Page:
I’ve been a stay-at-home mom for a little over a year now. It still feels like new territory to me as I navigate all the arenas of this new work, and learning is somewhat slow due to there being very little formal job training and no manual. Still, I’ve managed to learn a lot so far.
For example, imagine my surprise when I discovered that being a stay-at-home mom actually involves more than just keeping the small humans alive all day. While that’s certainly important, apparently so is cooking organic meals, making Pinterest-worthy projects that encourage creativity and growth, and providing “experiences” to explore and socialize. Oh, and the house should be spotless, the laundry should be done and put away, and I should be “couponing” and baking and working out and doing my hair every day. Also, dinner should be on the table when my husband gets home.
Phew. Ok, so the job description turned out to be a little more extensive than I’d thought. But to be honest, I’d love to have my house clean, make projects, go on exciting field trips with my kids, cook delicious meals, save money, and do it all. These are great goals, right?
Of course they are. There’s just one problem: it turns out that I’m human.
For those of you that are also human, you can understand the implications. This means that there are times when I can do it all. And those are great times. But there are also times when I can’t. Actually, there are a lot of times when I can’t.
I’m currently in the midst of one of those times; hence, this post. Because as I’m sitting in the midst of this struggle to face my own limitations, I’m feeling a feeling that is all too familiar in motherhood: guilt.
But here’s the surprising thing about this guilt: It isn’t about my children. My children are still happy and healthy and loved. When mommy is off her game, they love that we have mac and cheese for lunch and pizza for dinner and that they get extra iPad time and don’t have to clean up their room every day (because what kind of monster would make her children clean their rooms when she hasn’t cleaned the house in days?).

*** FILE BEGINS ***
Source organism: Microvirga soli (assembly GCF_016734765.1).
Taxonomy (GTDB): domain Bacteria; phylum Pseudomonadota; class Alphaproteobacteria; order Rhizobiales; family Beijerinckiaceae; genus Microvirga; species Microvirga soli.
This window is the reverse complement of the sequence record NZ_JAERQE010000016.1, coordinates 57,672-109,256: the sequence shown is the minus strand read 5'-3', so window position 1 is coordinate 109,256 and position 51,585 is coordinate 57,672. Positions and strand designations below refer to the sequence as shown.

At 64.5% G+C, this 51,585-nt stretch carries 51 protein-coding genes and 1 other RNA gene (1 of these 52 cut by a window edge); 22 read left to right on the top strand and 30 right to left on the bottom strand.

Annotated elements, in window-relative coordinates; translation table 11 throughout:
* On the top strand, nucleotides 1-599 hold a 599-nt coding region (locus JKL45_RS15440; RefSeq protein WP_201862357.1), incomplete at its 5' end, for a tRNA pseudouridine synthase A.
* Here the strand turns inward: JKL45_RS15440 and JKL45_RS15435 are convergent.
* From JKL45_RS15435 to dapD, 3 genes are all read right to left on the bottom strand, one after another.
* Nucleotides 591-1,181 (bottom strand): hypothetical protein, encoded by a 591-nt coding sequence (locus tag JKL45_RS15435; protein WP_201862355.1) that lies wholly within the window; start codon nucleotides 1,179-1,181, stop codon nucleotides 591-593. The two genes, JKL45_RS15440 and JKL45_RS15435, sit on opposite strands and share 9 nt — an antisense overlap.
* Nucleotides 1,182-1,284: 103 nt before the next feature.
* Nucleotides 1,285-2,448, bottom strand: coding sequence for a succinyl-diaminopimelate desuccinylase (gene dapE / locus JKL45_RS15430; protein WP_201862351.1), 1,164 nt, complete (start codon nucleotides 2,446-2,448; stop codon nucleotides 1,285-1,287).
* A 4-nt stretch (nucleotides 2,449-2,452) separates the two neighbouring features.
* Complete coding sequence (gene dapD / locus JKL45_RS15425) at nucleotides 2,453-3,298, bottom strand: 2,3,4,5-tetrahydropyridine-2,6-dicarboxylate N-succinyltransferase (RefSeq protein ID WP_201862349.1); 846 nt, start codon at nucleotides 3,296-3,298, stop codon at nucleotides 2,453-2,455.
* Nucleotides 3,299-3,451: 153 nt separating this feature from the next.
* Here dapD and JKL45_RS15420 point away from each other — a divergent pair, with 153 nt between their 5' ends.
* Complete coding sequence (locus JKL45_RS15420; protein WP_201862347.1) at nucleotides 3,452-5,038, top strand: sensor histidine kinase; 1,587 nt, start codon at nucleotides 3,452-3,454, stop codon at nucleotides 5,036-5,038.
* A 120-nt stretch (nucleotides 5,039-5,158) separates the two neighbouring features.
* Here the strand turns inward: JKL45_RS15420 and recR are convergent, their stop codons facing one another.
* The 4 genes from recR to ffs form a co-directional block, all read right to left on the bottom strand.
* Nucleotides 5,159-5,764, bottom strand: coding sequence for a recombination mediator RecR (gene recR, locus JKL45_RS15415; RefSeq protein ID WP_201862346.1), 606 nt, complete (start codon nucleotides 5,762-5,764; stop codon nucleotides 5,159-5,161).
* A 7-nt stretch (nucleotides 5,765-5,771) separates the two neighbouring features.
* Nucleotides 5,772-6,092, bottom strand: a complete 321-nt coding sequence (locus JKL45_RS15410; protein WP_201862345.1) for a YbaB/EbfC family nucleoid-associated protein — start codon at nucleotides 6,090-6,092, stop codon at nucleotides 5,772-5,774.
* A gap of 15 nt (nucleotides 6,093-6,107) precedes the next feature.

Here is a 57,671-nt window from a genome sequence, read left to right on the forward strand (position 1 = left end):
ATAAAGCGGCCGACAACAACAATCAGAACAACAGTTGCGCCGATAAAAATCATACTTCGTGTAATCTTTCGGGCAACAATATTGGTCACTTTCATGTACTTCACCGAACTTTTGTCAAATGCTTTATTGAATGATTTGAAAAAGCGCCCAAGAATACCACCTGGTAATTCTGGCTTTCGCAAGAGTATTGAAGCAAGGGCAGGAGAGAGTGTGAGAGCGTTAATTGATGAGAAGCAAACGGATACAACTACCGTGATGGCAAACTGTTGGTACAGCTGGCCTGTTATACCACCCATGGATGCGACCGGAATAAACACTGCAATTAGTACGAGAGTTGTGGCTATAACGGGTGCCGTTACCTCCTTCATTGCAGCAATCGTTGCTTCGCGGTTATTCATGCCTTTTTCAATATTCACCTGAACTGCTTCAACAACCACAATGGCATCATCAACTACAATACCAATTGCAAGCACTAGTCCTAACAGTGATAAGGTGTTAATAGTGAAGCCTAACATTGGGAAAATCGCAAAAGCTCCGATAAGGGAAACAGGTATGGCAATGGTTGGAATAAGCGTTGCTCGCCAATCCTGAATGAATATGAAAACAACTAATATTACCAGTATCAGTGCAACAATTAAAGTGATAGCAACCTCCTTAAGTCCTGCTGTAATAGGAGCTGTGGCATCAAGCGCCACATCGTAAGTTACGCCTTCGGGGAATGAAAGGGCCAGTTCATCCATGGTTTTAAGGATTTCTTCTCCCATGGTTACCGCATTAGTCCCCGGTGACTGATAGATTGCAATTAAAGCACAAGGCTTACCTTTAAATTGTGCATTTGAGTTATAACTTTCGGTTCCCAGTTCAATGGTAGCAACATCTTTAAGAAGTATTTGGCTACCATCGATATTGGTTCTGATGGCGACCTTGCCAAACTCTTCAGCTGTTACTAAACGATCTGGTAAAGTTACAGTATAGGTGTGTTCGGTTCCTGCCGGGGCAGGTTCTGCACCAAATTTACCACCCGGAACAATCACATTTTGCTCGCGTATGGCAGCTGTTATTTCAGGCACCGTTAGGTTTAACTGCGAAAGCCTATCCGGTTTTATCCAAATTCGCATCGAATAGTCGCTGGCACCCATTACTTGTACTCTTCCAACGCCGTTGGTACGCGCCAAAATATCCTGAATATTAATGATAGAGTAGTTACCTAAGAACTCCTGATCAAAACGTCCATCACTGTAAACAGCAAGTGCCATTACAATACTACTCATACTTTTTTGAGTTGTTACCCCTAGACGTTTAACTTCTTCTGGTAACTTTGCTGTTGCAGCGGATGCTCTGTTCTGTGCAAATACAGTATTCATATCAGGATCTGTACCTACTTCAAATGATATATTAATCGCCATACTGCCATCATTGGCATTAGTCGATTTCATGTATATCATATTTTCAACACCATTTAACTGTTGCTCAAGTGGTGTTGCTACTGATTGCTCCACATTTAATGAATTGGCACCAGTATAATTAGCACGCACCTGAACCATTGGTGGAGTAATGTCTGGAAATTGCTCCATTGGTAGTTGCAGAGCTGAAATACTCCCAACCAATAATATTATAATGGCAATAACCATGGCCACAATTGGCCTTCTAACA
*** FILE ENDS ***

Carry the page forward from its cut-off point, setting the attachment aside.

Nope, when I can’t do it all as a stay-at-home mom, I don’t feel guilty as a mom. I feel guilty as a wife.
Just to be clear, my husband is the most supportive and generous man on the planet. He would never make me feel guilty for anything. This, ironically, makes me feel more guilty.
This wonderful man goes to work every day and works hard to provide for his family. Then he comes home and spends his evenings helping me do my “job.” He feeds the toddler, he takes out trash, he helps with laundry, he does dishes, and he gives baths and bedtime bottles and a million other things.
And I feel guilty that I didn’t get more done during the day so that he could come home and relax instead of having to help so much.
This is the complicated messiness of my work as a stay-at-home mom: If I was a “working” mother, I wouldn’t think twice about accepting help from my partner. But because my work is our family, I feel like I have to do it all. And when I can’t, I feel like I’m not doing my share.
The truth is, I know better. I know that what I do all day at home is work. In fact, it is the most physically and emotionally exhausting work I’ve ever done. It’s also the most personal and meaningful and rewarding work I’ve ever done.
Not just because it allows me to serve my children and my family, but because it gives me the opportunity to thoughtfully serve my husband. The work I do all day is not only for our children, but for him as well. I think that kind of awareness makes our marriage better and stronger.
And when I can’t do it all and I have to lean on him, our marriage is also strengthened, both by deep humility and an overwhelming gratitude for one another.
I’ve learned a lot in my last year of working at home, but probably the most powerful lesson so far has been learning how to let the bad days make me better.